Who Goes There?
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Top customer reviews
Join the Space Legion they guarantee you will forget your problems and in return: you sign up for 20, 30, 40 years or longer if required; work for "peanuts" and fight for proud Terra all over the Galaxy without question... interested?
Well it looks like Warren might just have done something as monumentally stupid as that, but why?
Thrilling, with some laugh out loud moments; it is far better than the sequel and I consider chapter one to be amongst the best science fiction ever written.
Who goes here, book one of the warren peace saga is a humorous classic science fiction novel.
I first read this book at around age 12. I loved it and a decade later I have revisited it and am glad to say this book has aged well, and I found it just as if not more enjoyable than the first read.
It is a short, fast paced, easy read with interesting concepts and is currently the first and only book I’ve read in one sitting.
It's very original, quite cleaver and the quality is consistent throughout. With it being so fast paced there is little character development outside of the main character, but with all of the time travel to different periods and locations constantly changing the characters that is forgivable.
The story is gripping keeps you guessing and is sufficiently unpredictable. Surprising you at every turn keeping you interested with many laugh out loud moments.
My only complaint is that I wish it was longer, it leaves you wanting more and unfortunately the second book in the saga doesn't meet the standard this book sets, although it was still enjoyable.
I recommend to any sci-fi fan young or old, a good comedy sci-fi novel is a rare thing.
Most helpful customer reviews on Amazon.com
Author Bob Shaw had a gift for setting up high concepts and then poking them around like a piñata. In this case, the concepts are two, neither original: Time travel and lost memory. Warren Peace wakes up to find himself on a chair, having just been subjected to "engram erasure." It's all part of the bargain when you sign up for the free process courtesy of the Space Legion. You give up your freedom, and the Legion removes things in your past you want to forget. Then they take custody of what's left and send you around the galaxy fighting ethically dubious and unwinnable wars for consumer products like cigarettes and shrimp sauce.
Only Peace can remember nothing at all of his past before waking up in that chair. As he is told more than once: "You must have been a monster."
Having set up that smart concept, the novel builds quickly. Peace tries to piece together his past with growing urgency as Legionnaire duty becomes ever more comically hazardous. One early engagement involves an enemy so pathetic that it uses mere projectile weapons against the Legion's lasers. A small caveat: lasers don't work because of this planet's smoky atmosphere. No matter, a commander enjoins his restless troops: "Can you imagine the daunting psychological impact of seeing proud Terra's warriors marching line abreast and unafraid into the mouths of the cannons?"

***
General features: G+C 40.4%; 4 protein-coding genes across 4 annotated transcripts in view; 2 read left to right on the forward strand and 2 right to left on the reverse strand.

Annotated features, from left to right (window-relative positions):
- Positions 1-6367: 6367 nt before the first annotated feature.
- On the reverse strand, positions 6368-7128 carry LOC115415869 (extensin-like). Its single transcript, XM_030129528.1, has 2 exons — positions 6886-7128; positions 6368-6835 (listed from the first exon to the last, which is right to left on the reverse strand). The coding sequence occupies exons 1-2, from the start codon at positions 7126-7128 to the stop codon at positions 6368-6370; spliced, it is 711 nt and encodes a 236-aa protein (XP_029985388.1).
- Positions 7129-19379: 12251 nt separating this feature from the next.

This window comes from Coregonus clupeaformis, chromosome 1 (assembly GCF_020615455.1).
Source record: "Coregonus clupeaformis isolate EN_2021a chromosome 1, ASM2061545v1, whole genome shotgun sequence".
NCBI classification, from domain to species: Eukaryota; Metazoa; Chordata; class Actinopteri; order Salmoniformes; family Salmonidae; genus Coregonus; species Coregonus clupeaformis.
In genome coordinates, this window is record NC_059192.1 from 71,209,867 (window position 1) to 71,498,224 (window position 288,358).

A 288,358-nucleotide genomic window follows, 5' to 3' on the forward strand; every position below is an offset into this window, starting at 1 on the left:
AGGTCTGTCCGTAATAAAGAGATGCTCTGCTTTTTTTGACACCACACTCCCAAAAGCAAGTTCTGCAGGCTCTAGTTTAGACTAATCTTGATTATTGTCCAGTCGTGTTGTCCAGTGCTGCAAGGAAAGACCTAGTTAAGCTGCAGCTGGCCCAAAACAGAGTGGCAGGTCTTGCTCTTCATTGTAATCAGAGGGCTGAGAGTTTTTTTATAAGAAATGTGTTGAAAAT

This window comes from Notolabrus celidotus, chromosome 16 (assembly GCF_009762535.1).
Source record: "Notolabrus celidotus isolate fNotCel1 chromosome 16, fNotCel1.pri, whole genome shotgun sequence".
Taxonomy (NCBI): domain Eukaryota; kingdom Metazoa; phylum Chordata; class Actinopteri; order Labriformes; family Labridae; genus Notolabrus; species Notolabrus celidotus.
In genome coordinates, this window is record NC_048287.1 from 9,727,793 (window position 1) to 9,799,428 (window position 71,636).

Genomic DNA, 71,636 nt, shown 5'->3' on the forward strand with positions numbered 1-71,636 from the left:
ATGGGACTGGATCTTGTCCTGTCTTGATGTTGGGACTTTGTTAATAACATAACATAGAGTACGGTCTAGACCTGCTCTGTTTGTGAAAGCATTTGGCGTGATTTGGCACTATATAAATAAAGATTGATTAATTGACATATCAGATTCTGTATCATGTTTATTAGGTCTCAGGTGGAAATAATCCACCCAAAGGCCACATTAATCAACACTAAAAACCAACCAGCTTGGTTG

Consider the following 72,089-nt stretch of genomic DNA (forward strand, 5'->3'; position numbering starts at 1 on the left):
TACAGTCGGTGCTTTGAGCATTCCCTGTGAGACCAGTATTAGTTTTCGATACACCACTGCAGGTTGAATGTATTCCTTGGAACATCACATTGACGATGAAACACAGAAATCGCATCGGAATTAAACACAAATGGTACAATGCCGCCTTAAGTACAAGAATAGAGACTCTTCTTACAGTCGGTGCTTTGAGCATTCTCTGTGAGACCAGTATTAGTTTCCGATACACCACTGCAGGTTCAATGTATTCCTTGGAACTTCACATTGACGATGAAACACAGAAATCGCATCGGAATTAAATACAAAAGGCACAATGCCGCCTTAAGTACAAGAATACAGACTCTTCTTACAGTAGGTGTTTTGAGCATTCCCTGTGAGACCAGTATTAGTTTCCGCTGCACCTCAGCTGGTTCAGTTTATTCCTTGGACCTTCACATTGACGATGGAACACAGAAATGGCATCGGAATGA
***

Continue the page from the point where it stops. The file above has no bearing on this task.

One comic idea Shaw sets up again and again is the depressingly mundane nature of the future. Peace is outfitted not in zero-G combat gear but a hound's-tooth sports jacket and athletic supporter. Space travel consists of sitting in an ugly metal box which is disintegrated and reintegrated across vast distances of space in seconds. About the only non-quotidian thing are the strange metal creatures known as "Oscars" that seem to trail Peace around space, red eyes glowing menacingly with hidden meaning.
The first time I read this book, I was 12 years old and looking for something like "Star Wars," which had just come out the prior year. "Who Goes Here?" was brand new in paperback then, and Dad, who bought it for me, must have thought it was what I'd want. The cover showed a spaceman in a dark forest being menaced by a giant worm, promising much mayhem within. Needless to say, I was pretty surprised when I started reading. "Who Goes Here?" is, if anything, the anti-"Star Wars." Still, I was immediately hooked. So much for laser battles; it turned out there was more than one way of having fun in space.
Reading it again, I have to say I am for the most part quite impressed at how well the book holds together. The humor is of the Benny Hill variety, people chasing each other a lot, but it works very well in context. The only minor disappointment is a time-travel interlude involving a mad professor that, while clever and entertaining, isn't as integrated into the rest of the plot as it should be. Also, the ending is on the abrupt side, though back when I was 12 I remember enjoying that part especially.
I can't guarantee you'll love "Who Goes Here?" as much as me, yet I do believe you will find it both accessible and entertaining. Shaw once said he wrote science fiction for people who don't read science fiction, yet I think even a sci-fi purist will find pleasure in the wit and simple human quality contained here.
(How on earth could I NOT take it out and read it?)
Having no idea whatsoever what it would be about, I started chuckling about page three, and never stopped until the end--although I "sniffled" a little at the twist conclusion. I later got to meet this author, which was another thrill in and of itself.
Since then, I've read everything he'd ever written, and was so sad to learn of his passing. I'm completely surprised that none of his novels made it to a movie (although Shaw told me of the embarrassing event, wherein Stanley Kubrick phoned him in Britain, apparently to discuss exactly that, but that Shaw wouldn't believe it was really Kubrick--and instead some dorky friend putting him on. After awhile, the caller got disgusted and hung up!)
Keep your eye out for his novels incorporating "slow glass." And DO NOT let this one pass you by!
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